Californians and Others of the Old West from Schoyer's Antiquarian Books
By Michael Stillman
We have received from Schoyer's Antiquarian Books of Berkeley, California, their catalogue number 119 of Western Americana. This catalogue of the West is described as featuring works pertaining to exploration, the fur trade, the California Gold Rush, including many works printed at the famed Grabhorn Press of San Francisco, and many titles from the Zamorano Eighty. The latter is a group of eighty California related texts the Zamorano Club considered the most important for a collection of that state.
Those who find overland journeys to California of interest will definitely want to see this catalogue. You come away feeling that everyone who traveled overland during the Gold Rush wrote a book about it, and Schoyer's has every one. Undoubtedly, this is not true, literacy being what it was around 1850. Nevertheless, Schoyer's has an amazing collection of such travels. They cover the journeys of those well known, such as the Donner party, to obscure fortune seekers who relay what this trip was really like in the days before romanticized novels and interstates. It was not an easy trip. Here are a few of the books to be found in Schoyer's latest catalogue.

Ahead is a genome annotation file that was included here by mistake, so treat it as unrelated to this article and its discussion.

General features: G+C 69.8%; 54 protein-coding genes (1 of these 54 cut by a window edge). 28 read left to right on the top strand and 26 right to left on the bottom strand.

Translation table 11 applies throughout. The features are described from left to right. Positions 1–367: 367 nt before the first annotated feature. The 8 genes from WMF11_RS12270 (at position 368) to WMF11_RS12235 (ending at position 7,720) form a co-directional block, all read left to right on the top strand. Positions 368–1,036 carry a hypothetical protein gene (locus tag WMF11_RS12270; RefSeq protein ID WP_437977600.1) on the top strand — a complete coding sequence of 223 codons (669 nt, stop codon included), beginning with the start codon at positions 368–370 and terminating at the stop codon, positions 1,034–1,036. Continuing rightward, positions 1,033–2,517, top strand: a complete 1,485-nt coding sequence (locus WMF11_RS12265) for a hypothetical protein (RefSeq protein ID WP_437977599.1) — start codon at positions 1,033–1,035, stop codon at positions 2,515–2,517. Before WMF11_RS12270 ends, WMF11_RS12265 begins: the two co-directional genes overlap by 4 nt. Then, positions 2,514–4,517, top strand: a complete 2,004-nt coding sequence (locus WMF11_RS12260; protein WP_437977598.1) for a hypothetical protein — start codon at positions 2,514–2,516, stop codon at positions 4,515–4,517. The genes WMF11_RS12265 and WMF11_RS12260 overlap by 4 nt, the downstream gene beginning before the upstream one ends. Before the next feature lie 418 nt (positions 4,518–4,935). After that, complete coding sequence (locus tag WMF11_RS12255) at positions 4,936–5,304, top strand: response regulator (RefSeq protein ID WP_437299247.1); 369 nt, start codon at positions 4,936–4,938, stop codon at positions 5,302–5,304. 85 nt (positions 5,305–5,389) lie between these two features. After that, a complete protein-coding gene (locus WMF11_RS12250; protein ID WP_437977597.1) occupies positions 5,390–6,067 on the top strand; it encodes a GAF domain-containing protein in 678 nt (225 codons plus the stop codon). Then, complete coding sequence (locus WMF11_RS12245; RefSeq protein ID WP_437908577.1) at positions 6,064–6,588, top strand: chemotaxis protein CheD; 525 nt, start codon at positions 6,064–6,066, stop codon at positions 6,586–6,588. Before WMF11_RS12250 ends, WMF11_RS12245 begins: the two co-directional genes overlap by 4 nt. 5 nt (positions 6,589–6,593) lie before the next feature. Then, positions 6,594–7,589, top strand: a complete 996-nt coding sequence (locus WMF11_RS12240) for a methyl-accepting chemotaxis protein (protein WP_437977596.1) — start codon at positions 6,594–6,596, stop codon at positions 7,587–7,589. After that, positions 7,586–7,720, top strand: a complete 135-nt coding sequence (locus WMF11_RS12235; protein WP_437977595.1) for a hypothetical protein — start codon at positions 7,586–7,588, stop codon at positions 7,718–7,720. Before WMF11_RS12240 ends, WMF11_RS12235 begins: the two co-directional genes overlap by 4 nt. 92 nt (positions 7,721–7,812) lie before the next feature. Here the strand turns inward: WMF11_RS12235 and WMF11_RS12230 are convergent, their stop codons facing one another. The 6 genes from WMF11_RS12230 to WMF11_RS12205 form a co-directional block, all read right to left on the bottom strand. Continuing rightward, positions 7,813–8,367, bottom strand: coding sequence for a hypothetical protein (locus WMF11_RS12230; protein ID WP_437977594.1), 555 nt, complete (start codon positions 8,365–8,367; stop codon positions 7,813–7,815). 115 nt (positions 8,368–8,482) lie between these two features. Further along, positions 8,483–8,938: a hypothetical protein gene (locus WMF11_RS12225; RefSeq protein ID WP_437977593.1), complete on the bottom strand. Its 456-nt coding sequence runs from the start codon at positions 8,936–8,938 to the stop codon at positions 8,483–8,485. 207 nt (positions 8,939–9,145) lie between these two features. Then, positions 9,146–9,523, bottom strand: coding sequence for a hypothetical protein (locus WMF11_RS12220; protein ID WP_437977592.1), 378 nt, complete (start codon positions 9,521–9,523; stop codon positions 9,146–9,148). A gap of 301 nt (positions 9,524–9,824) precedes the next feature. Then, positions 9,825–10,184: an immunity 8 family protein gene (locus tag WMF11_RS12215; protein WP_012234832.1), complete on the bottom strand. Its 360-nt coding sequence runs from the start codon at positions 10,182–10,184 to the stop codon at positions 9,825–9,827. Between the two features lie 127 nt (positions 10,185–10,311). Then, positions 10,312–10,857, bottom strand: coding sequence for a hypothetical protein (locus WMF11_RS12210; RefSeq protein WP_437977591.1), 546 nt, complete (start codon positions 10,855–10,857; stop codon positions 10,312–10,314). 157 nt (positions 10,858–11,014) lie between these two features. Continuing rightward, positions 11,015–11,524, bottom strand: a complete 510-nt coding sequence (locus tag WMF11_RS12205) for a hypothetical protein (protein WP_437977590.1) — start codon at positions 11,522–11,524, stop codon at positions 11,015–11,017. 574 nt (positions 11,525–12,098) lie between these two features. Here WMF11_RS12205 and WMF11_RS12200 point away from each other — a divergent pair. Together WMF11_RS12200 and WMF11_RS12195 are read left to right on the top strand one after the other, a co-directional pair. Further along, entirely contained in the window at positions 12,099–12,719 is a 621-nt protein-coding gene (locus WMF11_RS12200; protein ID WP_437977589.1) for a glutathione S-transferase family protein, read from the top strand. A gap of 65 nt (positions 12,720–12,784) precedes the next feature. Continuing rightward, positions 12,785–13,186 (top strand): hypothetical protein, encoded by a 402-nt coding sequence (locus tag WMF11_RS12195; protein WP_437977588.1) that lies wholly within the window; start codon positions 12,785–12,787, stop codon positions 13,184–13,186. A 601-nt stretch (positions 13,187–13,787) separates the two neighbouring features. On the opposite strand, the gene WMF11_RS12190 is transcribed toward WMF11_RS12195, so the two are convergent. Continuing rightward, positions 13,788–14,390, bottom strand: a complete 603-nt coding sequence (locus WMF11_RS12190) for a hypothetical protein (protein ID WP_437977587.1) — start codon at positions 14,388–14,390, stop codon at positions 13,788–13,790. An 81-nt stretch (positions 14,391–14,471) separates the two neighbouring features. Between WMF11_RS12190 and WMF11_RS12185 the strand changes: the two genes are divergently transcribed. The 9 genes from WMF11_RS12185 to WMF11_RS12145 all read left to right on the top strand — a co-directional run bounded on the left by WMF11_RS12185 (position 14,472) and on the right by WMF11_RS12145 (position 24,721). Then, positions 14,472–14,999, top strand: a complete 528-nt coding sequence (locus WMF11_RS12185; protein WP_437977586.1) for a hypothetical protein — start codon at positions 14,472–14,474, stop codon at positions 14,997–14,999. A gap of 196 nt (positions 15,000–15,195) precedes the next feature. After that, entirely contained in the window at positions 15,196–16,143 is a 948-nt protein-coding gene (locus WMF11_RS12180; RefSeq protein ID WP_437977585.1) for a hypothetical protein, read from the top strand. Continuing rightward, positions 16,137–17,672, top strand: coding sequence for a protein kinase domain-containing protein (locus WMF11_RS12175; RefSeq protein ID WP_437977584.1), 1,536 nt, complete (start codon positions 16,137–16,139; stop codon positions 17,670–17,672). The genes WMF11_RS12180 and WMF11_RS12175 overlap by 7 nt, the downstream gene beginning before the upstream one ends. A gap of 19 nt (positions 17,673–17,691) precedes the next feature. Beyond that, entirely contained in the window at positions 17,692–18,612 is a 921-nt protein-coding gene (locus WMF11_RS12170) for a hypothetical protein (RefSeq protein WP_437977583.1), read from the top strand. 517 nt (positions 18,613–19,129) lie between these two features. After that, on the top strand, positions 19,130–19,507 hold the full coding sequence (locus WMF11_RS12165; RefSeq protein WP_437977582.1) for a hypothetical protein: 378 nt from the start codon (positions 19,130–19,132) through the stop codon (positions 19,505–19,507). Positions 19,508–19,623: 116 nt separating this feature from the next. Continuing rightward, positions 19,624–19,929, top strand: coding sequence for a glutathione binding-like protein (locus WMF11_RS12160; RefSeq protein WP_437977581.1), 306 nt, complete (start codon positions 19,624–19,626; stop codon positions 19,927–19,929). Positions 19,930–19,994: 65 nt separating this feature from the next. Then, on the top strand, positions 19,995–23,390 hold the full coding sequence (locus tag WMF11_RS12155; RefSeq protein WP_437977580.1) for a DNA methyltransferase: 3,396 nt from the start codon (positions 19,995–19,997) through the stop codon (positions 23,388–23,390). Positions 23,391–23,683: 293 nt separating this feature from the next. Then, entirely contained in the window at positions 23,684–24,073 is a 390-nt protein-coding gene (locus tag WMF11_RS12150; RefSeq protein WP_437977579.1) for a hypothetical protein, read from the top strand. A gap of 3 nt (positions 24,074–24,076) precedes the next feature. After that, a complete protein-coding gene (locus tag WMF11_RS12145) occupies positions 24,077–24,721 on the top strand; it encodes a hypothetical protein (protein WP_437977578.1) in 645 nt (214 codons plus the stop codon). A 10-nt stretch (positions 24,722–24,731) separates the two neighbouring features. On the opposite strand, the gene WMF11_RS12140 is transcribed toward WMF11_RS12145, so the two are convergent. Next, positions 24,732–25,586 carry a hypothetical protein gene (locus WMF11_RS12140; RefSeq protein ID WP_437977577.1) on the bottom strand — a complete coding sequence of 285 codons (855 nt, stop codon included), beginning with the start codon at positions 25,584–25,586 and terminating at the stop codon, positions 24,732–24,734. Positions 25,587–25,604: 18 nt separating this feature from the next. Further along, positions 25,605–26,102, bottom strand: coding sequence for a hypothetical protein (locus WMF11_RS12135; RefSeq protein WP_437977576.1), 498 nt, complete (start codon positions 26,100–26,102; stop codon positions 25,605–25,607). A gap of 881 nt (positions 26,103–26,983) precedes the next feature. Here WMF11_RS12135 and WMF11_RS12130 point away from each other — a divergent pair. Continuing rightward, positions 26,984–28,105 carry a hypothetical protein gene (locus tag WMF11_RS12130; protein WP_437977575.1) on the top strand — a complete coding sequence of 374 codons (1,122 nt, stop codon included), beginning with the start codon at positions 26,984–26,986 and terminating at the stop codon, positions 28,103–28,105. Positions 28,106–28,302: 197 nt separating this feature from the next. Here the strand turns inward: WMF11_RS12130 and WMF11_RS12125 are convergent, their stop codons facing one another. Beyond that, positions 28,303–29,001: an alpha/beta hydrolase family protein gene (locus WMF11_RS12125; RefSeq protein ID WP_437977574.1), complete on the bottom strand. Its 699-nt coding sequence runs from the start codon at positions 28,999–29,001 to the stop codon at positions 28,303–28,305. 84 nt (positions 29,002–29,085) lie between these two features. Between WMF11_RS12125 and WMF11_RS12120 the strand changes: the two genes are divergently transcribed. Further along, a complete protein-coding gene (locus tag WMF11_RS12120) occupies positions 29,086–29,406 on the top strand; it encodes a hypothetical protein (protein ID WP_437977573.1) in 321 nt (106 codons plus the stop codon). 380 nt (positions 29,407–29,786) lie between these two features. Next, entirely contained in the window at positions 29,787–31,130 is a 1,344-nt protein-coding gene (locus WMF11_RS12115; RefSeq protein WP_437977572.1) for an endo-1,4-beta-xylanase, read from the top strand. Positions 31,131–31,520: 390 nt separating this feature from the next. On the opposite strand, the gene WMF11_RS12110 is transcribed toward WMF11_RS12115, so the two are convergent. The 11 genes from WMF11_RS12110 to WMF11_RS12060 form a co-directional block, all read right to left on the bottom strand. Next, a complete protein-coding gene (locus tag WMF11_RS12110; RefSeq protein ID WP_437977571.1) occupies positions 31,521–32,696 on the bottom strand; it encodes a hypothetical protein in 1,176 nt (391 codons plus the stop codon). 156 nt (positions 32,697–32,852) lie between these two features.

John Bidwell was a pioneer of pioneers, though not too many people remember this remarkable man. He was born in upstate New York, but gradually moved west as a youth, to Pennsylvania, Ohio, and then Missouri. As a 21-year-old living in St. Louis, Bidwell read a book about California and decided this was where he wanted to go. He began preaching to others about organizing a wagon train to California. A decade later, this might have been routine, but in 1840, there had never been such a journey west. On May 9, 1841, around 100 people gathered at the starting point. Fortuitously, they learned that a band of missionaries headed by Father De Smet would be leaving for Oregon shortly, to be guided by experienced trail guide Tom Fitzpatrick. They waited. Bidwell would later admit that it is unlikely they would have made it alone, for none in his party had ever been to California nor crossed an overland trail. Sixty-nine people actually left Missouri with Bidwell's party, and when the reached Idaho, they split off from the missionaries who were heading for Oregon. Only 32 remained in Bidwell's party, which trailblazed its way to California; the rest following the missionaries to Oregon. The trip was not easy. They were forced to abandon their wagons in the Rockies, and later ate their oxen. However, when they arrived on November 6th, they were the first emigrant party to make the overland journey from Missouri to the Pacific.